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July 22, 2024
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More information is coming out about the MAX 9 event on flight AS1282. Here’s our earlier coverage on this (1,2,3,4).

Here’s a list of MAX 9 operators.  There is some debate about the fleet size; we have seen 171 as the total impacted by the door plug. By our count, 70% of the fleet is with Alaska and United. The FAA approved Boeing’s inspection plan, which should take 4-8 hours per aircraft.


Inspections at United and Alaska reported finding loose bolts—no news yet from the other operators, who will also need to report any such findings.

A brief flutter of concern about WiFi installations as a potential reason for loose bolts was allayed when the vendor confirmed they did not touch the plug during installation.

Focus is on Boeing and Spirit AeroSystems as attention moves back to assembly. Boeing has an “all hands” call today as it focuses on its safety culture.

Boeing is unlikely to slow MAX supply chain orders.  The OEM plans to deliver between 500 and 550 MAX this year.  Most of these will be for the unaffected MAX 8.

Spirit AeroSystems will draw attention because of last year’s quality items: the vertical fin tolerance, aft pressure bulkhead, and the recent rudder bolt issues.

The sense across the industry is that this MAX issue follows a string of previous issues, but nobody has any schadenfreude. The issue is not comforting anyone.  We will repeat what we’ve said with every MAX issue – the most desirable outcome for commercial aviation is a strong and stable duopoly.  Each MAX event impacts that stability negatively.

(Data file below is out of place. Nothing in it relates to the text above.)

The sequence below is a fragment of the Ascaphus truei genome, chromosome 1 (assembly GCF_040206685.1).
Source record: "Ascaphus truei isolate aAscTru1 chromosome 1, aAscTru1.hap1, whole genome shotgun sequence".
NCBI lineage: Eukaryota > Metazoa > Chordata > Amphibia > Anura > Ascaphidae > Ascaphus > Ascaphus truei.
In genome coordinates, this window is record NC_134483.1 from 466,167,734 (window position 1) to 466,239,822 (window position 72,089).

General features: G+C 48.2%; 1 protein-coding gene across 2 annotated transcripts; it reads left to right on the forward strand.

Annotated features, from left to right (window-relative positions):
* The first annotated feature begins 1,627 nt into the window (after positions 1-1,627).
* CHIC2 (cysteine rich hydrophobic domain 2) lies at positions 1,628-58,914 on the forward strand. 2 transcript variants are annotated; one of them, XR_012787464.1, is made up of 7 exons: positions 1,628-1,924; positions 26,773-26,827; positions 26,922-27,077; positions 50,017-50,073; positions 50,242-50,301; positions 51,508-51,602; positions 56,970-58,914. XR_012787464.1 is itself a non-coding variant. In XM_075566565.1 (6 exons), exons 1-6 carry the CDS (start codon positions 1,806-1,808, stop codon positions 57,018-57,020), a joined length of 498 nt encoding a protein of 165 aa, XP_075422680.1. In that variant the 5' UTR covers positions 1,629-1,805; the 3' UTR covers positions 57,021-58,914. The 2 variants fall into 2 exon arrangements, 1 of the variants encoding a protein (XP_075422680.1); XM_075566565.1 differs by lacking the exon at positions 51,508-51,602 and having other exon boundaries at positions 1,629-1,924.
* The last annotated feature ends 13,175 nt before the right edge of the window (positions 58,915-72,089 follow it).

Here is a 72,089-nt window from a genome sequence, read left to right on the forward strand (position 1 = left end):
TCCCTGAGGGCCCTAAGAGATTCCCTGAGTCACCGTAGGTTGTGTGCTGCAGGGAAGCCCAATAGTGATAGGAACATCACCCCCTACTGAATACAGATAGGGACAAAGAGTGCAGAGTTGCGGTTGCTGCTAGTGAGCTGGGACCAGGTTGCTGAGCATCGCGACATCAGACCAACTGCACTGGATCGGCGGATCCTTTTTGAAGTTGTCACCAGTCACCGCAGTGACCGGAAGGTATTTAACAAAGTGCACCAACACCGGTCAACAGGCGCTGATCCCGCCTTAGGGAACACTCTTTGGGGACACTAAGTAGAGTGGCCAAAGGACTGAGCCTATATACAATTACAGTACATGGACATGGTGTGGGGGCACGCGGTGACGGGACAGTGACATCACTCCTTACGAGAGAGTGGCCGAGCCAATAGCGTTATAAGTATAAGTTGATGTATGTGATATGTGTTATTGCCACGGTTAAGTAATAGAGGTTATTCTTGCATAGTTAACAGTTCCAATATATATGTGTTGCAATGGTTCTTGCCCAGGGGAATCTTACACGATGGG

Meanwhile, Airbus does not benefit, as its backlog is sold out through 2030. Boeing is impacted, and it faces credibility issues again.  The MAX is the focus, but the 787, KC-46, and 777X have seen program hiccups.  Boeing is taking another hit to its reputation.

If other MAX 9 operators also find loose bolts, and it is logical to expect this, then Boeing faces more reputation damage.  As noted by Vertical Research Partners, “…Boeing and Spirit have said that there is no systemic quality issue, for there to be three quality issues with the same supplier on the same aircraft in just one year looks like more than coincidence.”

The morning before flight AS1282, Boeing requested the FAA exempt the MAX 7 from safety rules. The MAX 7 has nothing like the MAX 9 issue, but the optics do not favor the FAA granting such an exception. The FAA must guard its reputation zealously after its role around the MAX MCAS issue. The FAA must be aware they are closely watched by the US industry, EASA, and especially China’s regulator.

Boeing’s wish for  MAX 7 and MAX 10 certification in 2024 will certainly be slowed down. This has trickle-down impacts for Southwest (MAX 7) and Ryanair (MAX 10).  Michael O’Leary already had a word.  Southwest has been publicly sanguine about the MAX 7 delay, but its impact incurs real MRO costs for its older 700NGs.

An additional impact from the MAX 9 inspections and a potential extended grounding is the rising valuations of second-hand aircraft. As AviationValues notes, “Market Values have risen in the last 12 months as the availability of serviceable aircraft has reduced with off-market transactions and lease extension commitments reducing aircraft that could have become available for sale or lease.

To reiterate, the MAX 9 loose bolt issue impacts far and wide.  The issue is much bigger than some canceled flights. Let’s hope this latest issue is quickly resolved.

author avatar
Addison Schonland
Co-Founder AirInsight. My previous life includes stints at Shell South Africa, CIC Research, and PA Consulting. Got bitten by the aviation bug and ended up an Avgeek. Then the data bug got me, making me a curious Avgeek seeking data-driven logic. Also, I appreciate conversations with smart people from whom I learn so much. Summary: I am very fortunate to work with and converse with great people.

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